It’s curious how well-versed we are in the physical benefits of hiking. The activity can:
Reduce the risk of heart disease
Reduce your risk of hypertension, or high blood pressure. (Hiking regularly has been shown to lower blood pressure by 4 to 10 points.)
Reduce the incidence of diabetes.
Help you lose weight. An adult, on average,
at a rate of 2.5 miles per hour. The number of calories doubles if you bump the pace to 4.5 miles per hour.
These physical benefits alone are reason enough to make you want to hike five miles a day.
But then consider that hiking may have an even more profound impact on your mental well-being. Why would you ever come off the trail? Among those mental and emotional benefits:
The American Hiking Society says your body produces adrenaline to cope with danger, real or perceived. If the adrenaline isn’t released, it accumulates, causing muscle tension and anxiety. Hiking is an accessible way of releasing that adrenaline. (Much more accessible than, say, to rock climbing or running an ultra marathon). Hiking also releases endorphins, which can improve mood.
Along similar lines, a 2015 study at Stanford University found that people who walked in a natural setting for 90 minutes were less likely to dwell on negative thoughts about themselves. (FYI, a group that walked 90 minutes in an urban setting still had negative thoughts.)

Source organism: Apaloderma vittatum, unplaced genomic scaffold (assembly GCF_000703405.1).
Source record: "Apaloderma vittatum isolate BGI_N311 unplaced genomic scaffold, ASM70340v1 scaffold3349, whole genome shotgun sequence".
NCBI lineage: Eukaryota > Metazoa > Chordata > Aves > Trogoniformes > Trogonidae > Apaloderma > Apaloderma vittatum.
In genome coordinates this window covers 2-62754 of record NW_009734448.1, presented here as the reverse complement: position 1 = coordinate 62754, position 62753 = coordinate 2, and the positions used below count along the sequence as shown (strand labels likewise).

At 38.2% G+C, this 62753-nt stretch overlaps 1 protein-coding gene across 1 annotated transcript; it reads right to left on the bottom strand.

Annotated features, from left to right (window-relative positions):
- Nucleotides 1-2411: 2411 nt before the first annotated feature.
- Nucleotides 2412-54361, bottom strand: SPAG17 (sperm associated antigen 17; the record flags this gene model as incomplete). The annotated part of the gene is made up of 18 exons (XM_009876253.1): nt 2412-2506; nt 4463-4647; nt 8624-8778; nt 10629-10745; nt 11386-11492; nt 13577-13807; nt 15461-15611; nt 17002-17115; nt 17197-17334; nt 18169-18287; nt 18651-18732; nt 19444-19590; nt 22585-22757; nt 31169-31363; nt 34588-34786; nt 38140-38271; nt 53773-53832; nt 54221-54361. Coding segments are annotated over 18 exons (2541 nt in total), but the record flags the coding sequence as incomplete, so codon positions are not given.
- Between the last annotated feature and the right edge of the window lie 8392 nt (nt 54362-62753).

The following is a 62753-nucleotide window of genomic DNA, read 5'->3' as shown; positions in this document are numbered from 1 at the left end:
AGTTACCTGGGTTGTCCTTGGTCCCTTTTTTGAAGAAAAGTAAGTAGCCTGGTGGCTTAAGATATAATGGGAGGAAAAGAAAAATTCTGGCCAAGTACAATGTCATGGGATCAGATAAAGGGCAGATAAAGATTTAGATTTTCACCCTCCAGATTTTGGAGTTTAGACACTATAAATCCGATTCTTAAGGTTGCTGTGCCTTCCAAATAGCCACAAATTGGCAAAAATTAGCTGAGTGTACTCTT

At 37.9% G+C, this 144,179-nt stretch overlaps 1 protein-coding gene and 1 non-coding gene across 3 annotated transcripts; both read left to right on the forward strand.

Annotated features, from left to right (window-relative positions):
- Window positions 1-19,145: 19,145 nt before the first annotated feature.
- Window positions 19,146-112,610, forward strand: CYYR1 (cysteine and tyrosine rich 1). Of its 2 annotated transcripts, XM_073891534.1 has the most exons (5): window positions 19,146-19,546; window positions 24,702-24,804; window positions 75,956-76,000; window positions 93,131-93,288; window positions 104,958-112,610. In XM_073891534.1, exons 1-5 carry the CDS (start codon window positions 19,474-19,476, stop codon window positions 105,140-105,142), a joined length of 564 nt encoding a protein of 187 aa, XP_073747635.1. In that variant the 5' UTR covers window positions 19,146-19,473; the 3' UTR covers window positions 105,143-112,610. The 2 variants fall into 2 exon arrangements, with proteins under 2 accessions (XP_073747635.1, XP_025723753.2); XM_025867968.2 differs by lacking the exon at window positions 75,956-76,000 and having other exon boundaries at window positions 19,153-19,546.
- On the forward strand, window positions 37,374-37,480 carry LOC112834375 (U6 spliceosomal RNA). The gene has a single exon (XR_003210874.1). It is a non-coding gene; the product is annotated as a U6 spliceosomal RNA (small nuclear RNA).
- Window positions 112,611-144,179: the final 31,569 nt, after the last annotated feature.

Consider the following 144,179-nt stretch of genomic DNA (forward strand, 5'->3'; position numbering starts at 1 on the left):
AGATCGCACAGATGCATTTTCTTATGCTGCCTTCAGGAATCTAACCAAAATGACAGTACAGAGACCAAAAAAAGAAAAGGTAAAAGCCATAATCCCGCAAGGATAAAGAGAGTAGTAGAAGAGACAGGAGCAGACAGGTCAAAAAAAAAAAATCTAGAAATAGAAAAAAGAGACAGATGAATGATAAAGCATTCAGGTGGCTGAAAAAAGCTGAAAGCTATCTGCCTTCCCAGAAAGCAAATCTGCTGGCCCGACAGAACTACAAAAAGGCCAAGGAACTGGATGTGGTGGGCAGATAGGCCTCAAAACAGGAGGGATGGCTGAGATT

In another study, walking in nature and disconnecting from technology was found to improve creative problem-solving abilities by 50%.
In this case, participants spent four days backpacking without their phones. Detached from the constant distractions of a wired society, their brains were free to focus on the task at hand.
In a study examining the impact of “green” activities on kids diagnosed with attention deficit/hyperactivity disorder, “green outdoor activities reduced symptoms significantly more than did activities conducted in other settings.” The results were consistent along demographic lines.
Another study found that exercise can prevent or slow dementia. One of the authors of the study, Dr. Joyce Gomes-Osman, told Healthline, “It’s direct evidence that exercise can turn back the clock in the brain.”
After 40, we begin to lose brain matter–especially gray matter, which helps us process information. But exercise “can grow and promote gray matter retention and thickness in important regions of the brain,” says Dr. Sarah C. McEwen.
While any type of exercise might seem to help with these conditions, hiking has an added benefit. Outdoors, on the trail, you’re in an environment that McEwen says forces you “to use spatial navigation, your memory, and your attention” with every step.
In addition to being so good for you, we should mention one other thing about hiking: It’s fun.
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via Blue Cross NC by Emilie Poplett
Blue Cross NC